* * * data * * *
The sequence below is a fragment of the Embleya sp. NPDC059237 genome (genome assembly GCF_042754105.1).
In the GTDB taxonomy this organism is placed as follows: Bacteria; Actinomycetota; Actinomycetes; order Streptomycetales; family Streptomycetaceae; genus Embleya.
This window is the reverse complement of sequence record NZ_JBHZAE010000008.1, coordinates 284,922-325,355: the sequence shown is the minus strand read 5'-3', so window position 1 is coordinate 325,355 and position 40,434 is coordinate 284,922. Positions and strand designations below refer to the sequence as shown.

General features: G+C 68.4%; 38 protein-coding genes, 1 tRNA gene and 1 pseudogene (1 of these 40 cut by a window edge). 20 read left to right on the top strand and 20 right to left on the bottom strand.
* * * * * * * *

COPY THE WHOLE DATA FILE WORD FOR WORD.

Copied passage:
The sequence below is a fragment of the Embleya sp. NPDC059237 genome (genome assembly GCF_042754105.1).
In the GTDB taxonomy this organism is placed as follows: Bacteria; Actinomycetota; Actinomycetes; order Streptomycetales; family Streptomycetaceae; genus Embleya.
This window is the reverse complement of sequence record NZ_JBHZAE010000008.1, coordinates 284,922-325,355: the sequence shown is the minus strand read 5'-3', so window position 1 is coordinate 325,355 and position 40,434 is coordinate 284,922. Positions and strand designations below refer to the sequence as shown.

General features: G+C 68.4%; 38 protein-coding genes, 1 tRNA gene and 1 pseudogene (1 of these 40 cut by a window edge). 20 read left to right on the top strand and 20 right to left on the bottom strand.